Volume 0, Issue 0

Working in Progress

In Art on 2012/07/23 at 9:38 am

Wishing Well (in progress) by Saia RomanisaelThe works in progress featured in this article are by Saia Romanisael, whom I have never to date met in person but consider to be a close friend. I include her striking pieces here less to accuse her of sorcery than to visually highlight her use of deep-textured elements of symbology and association that would make for good hoodoo workings. Should she be so inclined.

So much of what we think of as the syncretic hodge-podge of homebrew magical action is about a thousand percent tied up in the artistic process, and that fascinates me. We work in symbols and arrange them, in whatever media, according to a logic that has nothing to do with linearity and traditional causal logic. Visually, that means we abandon left-to-right and top-to-bottom. The important elements — subjects, objects, verbs — become central, either literally or in the way they draw the eye. Elements are chosen because of the wealth of associations they bring to mind in the artist, not because of any overt truth in description or representation. Thoughts and feelings and wishes are embedded and encoded at the lowest possible level. The composition of pigments. The personal history of the tools being used.

Horse (in progress) by Saia RomanisaelThe assumption is that it’s not the finished work that is important. In fact, in many workings, the physical representation of the work itself is destroyed. The tulpa is created; it has an action to perform. When that action is complete, the tulpa is undone, lest it get up to some obnoxious business of its own when its hands are no longer busy with its master’s or mistress’s work. If the final project is kept at all, it is merely as a keepsake to remember the effort expended.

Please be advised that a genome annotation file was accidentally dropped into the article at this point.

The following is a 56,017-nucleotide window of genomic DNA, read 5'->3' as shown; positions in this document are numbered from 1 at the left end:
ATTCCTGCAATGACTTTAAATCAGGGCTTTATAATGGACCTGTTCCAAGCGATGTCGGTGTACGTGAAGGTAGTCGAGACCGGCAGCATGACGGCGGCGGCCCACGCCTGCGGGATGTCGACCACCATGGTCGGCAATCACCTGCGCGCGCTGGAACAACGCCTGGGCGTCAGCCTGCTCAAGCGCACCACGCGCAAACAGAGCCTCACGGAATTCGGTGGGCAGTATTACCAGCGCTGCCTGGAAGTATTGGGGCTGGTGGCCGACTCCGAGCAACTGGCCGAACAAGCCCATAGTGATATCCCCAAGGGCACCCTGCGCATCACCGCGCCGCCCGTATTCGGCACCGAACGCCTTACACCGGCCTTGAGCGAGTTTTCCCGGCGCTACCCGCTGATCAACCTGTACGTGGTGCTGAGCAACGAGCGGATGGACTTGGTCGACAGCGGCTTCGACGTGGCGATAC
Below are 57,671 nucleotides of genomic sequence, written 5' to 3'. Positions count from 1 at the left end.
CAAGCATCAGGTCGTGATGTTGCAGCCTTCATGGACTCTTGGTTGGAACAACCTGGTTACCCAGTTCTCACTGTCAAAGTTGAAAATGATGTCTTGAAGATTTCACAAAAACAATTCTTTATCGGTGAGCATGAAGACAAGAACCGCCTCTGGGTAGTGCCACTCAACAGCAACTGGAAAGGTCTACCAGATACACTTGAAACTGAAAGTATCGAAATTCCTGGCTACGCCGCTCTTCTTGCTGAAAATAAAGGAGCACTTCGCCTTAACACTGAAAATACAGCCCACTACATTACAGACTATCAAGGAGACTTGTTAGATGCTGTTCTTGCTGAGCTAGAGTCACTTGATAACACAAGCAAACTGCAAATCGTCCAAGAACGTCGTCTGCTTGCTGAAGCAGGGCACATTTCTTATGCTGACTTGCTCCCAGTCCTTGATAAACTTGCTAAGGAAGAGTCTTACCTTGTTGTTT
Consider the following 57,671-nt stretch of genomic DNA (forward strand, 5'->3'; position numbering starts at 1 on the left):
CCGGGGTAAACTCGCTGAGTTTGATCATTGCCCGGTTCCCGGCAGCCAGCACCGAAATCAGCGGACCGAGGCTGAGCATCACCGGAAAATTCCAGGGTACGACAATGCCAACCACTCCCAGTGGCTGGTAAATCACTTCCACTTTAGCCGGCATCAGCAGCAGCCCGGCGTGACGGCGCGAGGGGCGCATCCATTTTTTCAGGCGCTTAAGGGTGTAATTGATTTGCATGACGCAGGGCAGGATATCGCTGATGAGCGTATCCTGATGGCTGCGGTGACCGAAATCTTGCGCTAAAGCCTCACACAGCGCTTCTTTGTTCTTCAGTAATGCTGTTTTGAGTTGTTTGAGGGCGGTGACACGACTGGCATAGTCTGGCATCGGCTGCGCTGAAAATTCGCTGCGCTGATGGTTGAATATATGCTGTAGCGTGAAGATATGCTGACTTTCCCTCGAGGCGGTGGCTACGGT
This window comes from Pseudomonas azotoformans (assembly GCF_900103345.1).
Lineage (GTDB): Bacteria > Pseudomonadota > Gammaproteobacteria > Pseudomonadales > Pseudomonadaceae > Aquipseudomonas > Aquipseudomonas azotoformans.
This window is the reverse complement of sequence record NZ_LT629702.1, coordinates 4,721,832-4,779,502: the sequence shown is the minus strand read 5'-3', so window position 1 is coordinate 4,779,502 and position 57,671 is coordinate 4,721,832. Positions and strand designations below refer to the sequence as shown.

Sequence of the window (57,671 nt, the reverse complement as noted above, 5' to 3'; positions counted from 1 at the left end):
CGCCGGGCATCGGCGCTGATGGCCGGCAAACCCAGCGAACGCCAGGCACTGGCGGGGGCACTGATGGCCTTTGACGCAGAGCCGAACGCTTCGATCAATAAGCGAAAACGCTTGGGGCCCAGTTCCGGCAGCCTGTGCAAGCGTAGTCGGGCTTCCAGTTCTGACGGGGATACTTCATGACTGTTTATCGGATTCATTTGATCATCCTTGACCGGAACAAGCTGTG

The concept of tulpa here is included here not in any literal Tibetan sense, but to denote some kind of underlying construct of imagination that is the important part of any hoodoo working. Although I did use the word syncretic above, so you should take even my disclaimer with a grain of salt, because how the hell should I know. It’s personal to every practitioner.

I did say at the outset of launching this project that I had no intention or trying to teach anybody any kind of magical practice, religious or solitary. This is an exploration only. My own history in the sciences and in the world of computing laid alongside my artistic career as a writer, much of the artistic process of which I have yet to understand, compels me to try my hand at a catalog, at an analysis, and I’m not going to get anywhere looking exclusively at my own work or even my own chosen media. Friends like Saia go a long way to helping me see the process from outside — help me sneak up on it, as it were, and catch it at a meal or taking repose.

I am convinced that hoodoo is an artform all on its own and is best understood as art — which for me means it’s going to be a really long walk.


— The Editor

  1. There’s so much symbolism that even I was fully conscious of, and now I see it so clearly. Thank you for documenting this, J. I love you always.

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